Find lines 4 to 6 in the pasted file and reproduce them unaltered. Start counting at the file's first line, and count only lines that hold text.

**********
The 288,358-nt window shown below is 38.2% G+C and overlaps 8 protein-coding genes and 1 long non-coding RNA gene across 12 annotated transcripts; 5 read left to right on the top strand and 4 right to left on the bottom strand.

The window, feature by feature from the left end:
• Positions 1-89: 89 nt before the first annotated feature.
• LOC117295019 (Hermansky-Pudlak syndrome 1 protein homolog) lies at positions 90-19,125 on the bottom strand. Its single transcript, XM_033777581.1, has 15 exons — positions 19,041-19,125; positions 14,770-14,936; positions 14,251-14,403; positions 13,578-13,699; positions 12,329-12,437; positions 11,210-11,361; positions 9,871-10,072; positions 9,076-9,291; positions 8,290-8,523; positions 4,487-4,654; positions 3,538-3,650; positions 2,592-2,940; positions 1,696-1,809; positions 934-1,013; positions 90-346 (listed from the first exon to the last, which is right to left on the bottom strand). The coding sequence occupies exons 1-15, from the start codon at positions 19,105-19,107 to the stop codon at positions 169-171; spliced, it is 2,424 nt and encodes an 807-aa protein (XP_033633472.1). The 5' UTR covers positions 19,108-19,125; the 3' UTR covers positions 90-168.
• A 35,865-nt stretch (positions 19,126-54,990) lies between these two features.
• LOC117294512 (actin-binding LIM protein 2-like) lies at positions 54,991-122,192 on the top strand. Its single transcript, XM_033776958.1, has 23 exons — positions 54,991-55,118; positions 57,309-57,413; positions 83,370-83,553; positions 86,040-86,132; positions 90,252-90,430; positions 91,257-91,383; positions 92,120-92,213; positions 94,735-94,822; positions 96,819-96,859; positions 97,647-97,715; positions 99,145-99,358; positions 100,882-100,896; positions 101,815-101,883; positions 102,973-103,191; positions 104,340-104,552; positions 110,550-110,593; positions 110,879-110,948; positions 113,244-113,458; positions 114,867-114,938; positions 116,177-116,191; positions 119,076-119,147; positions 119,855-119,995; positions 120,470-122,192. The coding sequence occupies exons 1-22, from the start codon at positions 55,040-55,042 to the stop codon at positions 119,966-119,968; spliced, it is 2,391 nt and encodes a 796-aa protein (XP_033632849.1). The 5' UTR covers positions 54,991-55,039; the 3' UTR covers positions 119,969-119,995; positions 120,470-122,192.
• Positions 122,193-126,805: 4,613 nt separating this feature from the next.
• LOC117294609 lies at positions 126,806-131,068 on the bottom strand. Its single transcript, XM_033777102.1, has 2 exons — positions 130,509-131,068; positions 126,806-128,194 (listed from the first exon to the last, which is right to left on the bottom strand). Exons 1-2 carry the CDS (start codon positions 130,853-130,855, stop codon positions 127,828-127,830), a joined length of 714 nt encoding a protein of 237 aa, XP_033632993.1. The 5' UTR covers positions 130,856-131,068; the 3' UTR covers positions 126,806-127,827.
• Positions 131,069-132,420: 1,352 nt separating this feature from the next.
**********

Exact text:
• LOC117295019 (Hermansky-Pudlak syndrome 1 protein homolog) lies at positions 90-19,125 on the bottom strand. Its single transcript, XM_033777581.1, has 15 exons — positions 19,041-19,125; positions 14,770-14,936; positions 14,251-14,403; positions 13,578-13,699; positions 12,329-12,437; positions 11,210-11,361; positions 9,871-10,072; positions 9,076-9,291; positions 8,290-8,523; positions 4,487-4,654; positions 3,538-3,650; positions 2,592-2,940; positions 1,696-1,809; positions 934-1,013; positions 90-346 (listed from the first exon to the last, which is right to left on the bottom strand). The coding sequence occupies exons 1-15, from the start codon at positions 19,105-19,107 to the stop codon at positions 169-171; spliced, it is 2,424 nt and encodes an 807-aa protein (XP_033633472.1). The 5' UTR covers positions 19,108-19,125; the 3' UTR covers positions 90-168.
• A 35,865-nt stretch (positions 19,126-54,990) lies between these two features.
• LOC117294512 (actin-binding LIM protein 2-like) lies at positions 54,991-122,192 on the top strand. Its single transcript, XM_033776958.1, has 23 exons — positions 54,991-55,118; positions 57,309-57,413; positions 83,370-83,553; positions 86,040-86,132; positions 90,252-90,430; positions 91,257-91,383; positions 92,120-92,213; positions 94,735-94,822; positions 96,819-96,859; positions 97,647-97,715; positions 99,145-99,358; positions 100,882-100,896; positions 101,815-101,883; positions 102,973-103,191; positions 104,340-104,552; positions 110,550-110,593; positions 110,879-110,948; positions 113,244-113,458; positions 114,867-114,938; positions 116,177-116,191; positions 119,076-119,147; positions 119,855-119,995; positions 120,470-122,192. The coding sequence occupies exons 1-22, from the start codon at positions 55,040-55,042 to the stop codon at positions 119,966-119,968; spliced, it is 2,391 nt and encodes a 796-aa protein (XP_033632849.1). The 5' UTR covers positions 54,991-55,039; the 3' UTR covers positions 119,969-119,995; positions 120,470-122,192.